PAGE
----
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Castillejo v. BJ's Wholesale Club, Inc.

United States District Court, S.D. New York

May 9, 2017

DISSY E. CASTILLEJO, Plaintiff,
v.
BJ'S WHOLESALE CLUB, INC., Defendant.

          Lisa Joan Ruiz Newman O'Malley & Epstein LLC New York, New York Counsel for Plaintiff.

          Aaron Christopher Gross Sobel Law Group, LLC Huntington, New York Counsel for Defendant.

          MEMORANDUM & OPINION

          VERNON S. BRODERICK, United States District Judge.

         Before me is Plaintiff Dissy Castillejo's motion to remand this action to the New York State Supreme Court for Bronx County pursuant to 28 U.S.C. § 1447. (Doc. 4.) Because there is diversity between the parties and Defendant's Notice of Removal was timely filed, Plaintiffs motion to remand is DENIED.

         I. Background

         Plaintiff commenced this negligence action on May 11, 2016 by filing a Summons and Complaint in the Supreme Court of the State of New York, Bronx County. (Doc. 1-2.) Plaintiff served Defendant on May 23, 2016. (Doc. 5-1.) According to the Complaint, Plaintiff was injured on Defendant's business property located at 610 Exterior Street, Bronx, New York. (Doc. 1-2 ¶¶ 9-10, 29-31.) Plaintiff was allegedly “struck by the flow of shopping carts converging, ” which caused her to “be propelled to the ground.” (Doc. 1-2 ¶ 29.) Pursuant to N.Y. C.P.L.R. § 3017(c), the Complaint described the injuries she suffered but did not state the amount of money damages sought.[1] As stated in her Complaint, the accident caused the following injuries: “comminuted nasal fractures requiring reduction under general anesthesia, a chipped tooth, a cranial hematoma, among other severe permanent injuries, ” which caused Plaintiff to “incur medical expenses” and become “incapacitated.” (Doc. 1-2 ¶ 31.)

         The Complaint also states that Plaintiff is a resident of New York City and that Defendant is both “a domestic corporation duly licensed and incorporated under and by virtue of the laws of the State of New York, ” and “a foreign corporation licensed to do business in the State of New York.” (Doc. 1-2 ¶¶ 1-3.)

         On July 21, 2016, Defendant answered the Complaint and served Plaintiff with discovery demands, including a demand for damages. (Doc. 1-3.) On August 4, 2016, Plaintiff served Defendant's counsel, by mail, a copy of Plaintiff's Verified Bill of Particulars and Response to Notice to Produce (“Response”). (Doc. 8, at 11.) According to Defendant's counsel's records, its office received Plaintiff's Response on August 8, 2016. (Doc. 7-3.) Plaintiff's Response claimed damages in the amount of $1, 500, 000. (Doc. 1-1, at 3.)

         On September 6, 2016, Defendant filed the Notice of Removal. (Doc. 1.) On September 9, 2016, Plaintiff filed the motion to remand, (Doc. 4), supporting memorandum of law, (Doc. 5), and affirmation of Lisa Ruiz with exhibits, (Docs. 4-1, 4-2). On October 6, 2016, Defendant filed the affirmation of Aaron Gross, with exhibits, in opposition. (Doc. 7.) Plaintiff filed a reply affirmation on October 21, 2016 with exhibits. (Doc. 8.)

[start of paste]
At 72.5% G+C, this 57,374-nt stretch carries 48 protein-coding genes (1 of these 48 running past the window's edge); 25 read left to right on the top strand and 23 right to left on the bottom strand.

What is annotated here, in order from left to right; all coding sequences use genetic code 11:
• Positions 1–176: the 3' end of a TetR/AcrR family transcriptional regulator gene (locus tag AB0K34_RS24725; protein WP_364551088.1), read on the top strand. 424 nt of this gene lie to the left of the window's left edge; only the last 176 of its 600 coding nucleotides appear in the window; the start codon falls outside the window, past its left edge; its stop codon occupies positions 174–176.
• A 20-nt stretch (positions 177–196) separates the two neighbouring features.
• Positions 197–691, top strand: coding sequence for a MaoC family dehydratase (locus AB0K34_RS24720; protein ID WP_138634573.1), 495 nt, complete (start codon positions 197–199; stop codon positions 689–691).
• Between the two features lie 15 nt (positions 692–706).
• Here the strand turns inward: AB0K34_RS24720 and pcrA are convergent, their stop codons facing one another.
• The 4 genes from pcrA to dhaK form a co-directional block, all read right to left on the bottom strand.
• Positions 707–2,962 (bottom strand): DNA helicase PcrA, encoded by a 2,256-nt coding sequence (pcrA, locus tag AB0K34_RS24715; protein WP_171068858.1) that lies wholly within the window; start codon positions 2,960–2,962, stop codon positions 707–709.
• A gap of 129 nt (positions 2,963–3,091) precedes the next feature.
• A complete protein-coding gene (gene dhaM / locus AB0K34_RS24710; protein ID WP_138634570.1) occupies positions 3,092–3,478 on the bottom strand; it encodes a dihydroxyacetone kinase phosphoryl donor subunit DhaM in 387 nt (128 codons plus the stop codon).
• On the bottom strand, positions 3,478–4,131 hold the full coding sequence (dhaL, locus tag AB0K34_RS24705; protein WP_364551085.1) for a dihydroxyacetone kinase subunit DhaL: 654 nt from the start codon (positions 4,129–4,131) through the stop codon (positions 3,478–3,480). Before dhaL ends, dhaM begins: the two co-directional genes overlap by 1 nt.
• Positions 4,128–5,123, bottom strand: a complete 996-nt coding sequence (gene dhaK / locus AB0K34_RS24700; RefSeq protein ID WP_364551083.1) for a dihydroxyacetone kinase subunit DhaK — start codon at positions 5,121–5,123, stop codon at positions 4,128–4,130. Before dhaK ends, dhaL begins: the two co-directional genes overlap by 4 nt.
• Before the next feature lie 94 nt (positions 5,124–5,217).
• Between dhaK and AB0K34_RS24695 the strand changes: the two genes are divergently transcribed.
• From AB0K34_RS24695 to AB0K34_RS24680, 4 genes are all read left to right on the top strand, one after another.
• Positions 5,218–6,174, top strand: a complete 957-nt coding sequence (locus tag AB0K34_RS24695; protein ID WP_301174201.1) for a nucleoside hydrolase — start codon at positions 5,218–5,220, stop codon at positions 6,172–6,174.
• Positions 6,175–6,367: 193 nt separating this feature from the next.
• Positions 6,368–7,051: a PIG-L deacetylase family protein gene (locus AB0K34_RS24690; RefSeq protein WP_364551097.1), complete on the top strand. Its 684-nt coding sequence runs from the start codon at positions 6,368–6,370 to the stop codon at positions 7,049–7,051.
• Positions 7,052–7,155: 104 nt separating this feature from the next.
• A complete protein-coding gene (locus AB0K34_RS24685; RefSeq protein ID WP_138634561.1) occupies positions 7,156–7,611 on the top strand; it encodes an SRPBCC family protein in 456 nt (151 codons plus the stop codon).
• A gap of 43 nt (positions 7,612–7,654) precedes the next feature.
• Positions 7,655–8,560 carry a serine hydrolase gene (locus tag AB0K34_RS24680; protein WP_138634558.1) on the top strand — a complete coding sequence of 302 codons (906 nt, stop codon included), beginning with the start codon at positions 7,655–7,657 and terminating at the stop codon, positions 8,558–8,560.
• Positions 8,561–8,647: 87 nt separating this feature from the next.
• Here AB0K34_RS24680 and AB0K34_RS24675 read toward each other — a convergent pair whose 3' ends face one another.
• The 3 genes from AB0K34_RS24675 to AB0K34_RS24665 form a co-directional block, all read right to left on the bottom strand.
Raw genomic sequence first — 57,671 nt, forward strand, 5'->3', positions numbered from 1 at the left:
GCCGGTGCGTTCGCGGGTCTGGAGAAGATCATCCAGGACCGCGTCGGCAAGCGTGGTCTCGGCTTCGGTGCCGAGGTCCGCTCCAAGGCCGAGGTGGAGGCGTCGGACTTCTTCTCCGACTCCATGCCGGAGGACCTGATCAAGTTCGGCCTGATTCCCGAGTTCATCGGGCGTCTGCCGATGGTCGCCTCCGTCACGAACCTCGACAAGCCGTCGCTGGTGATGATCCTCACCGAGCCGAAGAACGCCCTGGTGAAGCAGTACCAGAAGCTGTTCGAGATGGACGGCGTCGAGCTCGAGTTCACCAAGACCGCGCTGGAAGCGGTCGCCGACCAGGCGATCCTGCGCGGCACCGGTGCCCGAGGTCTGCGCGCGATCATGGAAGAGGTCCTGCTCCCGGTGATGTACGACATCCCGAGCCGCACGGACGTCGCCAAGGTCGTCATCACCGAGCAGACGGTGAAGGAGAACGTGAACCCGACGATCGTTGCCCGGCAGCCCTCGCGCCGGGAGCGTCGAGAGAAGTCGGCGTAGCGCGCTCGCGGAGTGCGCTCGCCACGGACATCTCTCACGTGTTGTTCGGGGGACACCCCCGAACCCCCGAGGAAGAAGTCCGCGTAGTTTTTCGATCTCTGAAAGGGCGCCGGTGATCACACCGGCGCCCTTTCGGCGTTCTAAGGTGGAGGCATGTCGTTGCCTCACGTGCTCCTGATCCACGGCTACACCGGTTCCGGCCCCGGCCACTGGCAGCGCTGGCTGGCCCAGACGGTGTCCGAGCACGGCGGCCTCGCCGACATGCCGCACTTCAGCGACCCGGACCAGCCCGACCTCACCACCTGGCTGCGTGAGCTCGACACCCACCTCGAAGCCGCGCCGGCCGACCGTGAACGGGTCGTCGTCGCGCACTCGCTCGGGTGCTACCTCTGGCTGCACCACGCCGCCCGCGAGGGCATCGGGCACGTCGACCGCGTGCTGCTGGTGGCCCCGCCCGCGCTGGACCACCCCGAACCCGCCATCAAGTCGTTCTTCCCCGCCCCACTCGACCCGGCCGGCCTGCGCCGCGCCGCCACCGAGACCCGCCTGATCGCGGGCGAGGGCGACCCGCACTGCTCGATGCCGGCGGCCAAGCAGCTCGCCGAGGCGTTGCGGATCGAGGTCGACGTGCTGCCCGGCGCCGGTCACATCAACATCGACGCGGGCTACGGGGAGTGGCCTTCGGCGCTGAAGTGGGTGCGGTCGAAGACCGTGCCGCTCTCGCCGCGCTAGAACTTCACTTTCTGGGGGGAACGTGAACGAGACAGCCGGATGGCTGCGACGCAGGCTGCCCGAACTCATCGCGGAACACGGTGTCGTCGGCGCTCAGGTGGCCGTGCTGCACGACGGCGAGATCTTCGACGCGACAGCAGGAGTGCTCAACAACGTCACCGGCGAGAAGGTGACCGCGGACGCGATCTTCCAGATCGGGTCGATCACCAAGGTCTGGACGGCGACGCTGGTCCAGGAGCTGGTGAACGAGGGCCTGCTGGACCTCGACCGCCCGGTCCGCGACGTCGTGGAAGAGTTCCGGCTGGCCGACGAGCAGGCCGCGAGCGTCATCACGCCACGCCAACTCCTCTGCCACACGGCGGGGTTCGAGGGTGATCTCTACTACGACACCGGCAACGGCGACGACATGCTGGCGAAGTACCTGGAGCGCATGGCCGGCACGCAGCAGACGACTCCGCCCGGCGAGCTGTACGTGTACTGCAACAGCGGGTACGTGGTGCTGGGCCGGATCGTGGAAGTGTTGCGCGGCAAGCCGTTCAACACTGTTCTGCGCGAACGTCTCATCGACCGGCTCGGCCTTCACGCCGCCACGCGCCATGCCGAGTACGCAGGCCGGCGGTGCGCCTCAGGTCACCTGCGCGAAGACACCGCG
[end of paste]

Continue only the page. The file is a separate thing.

II. Legal Standard

         When removal of an action to federal court is challenged, the removing party “has the burden of establishing that removal is proper.” United Food & Commercial Workers Union, Local 919, AFL-CIO v. CenterMark Props. Meriden Square, Inc., 30 F.3d 298, 301 (2d Cir. 1994); Stan Winston Creatures, Inc. v. Toys “R” Us, Inc., 314 F.Supp.2d 177, 179 (S.D.N.Y. 2003) (“[T]he burden falls squarely upon the removing party to establish its right to a federal forum by ‘competent proof” (quoting RG. Barry Corp. v. Mushroom Makers, Inc., 612 F.2d 651, 655 (2d Cir. 1979))). Therefore, on a motion to remand “the party seeking to sustain the removal, not the party seeking remand, bears the burden of demonstrating that removal was proper.” Wilds v. United Parcel Serv., Inc., 262 F.Supp.2d 163, 171 (S.D.N.Y. 2003) (quoting Hodges v. Demch U.K., 866 F.Supp. 730, 732 (S.D.N.Y. 1994)). Unless that burden is met, “the case must be remanded back to state court.” Bellido-Sullivan v. Am. Int'l Grp., Inc., 123 F.Supp.2d 161, 163 (S.D.N.Y 2000). “[O]ut of respect for the limited jurisdiction of the federal courts and the rights of states, we must ‘resolve any doubts against removability.'” In re Methyl Tertiary Butyl Ether (“MTBE”) Prods. Liab. Litig., 488 F.3d 112, 124 (2d Cir. 2007) (quoting Somlyo v. J. Lu-Rob Enters., Inc., 932 F.2d 1043, 1045-46 (2d Cir. 1991)).

         III. Discussion

         Plaintiff argues that this case should be remanded to state court for two reasons: (1) this Court lacks subject matter jurisdiction because there is not diversity of citizenship between the parties; and (2) Defendants' Notice of Removal is untimely.

         A. Diversity ...


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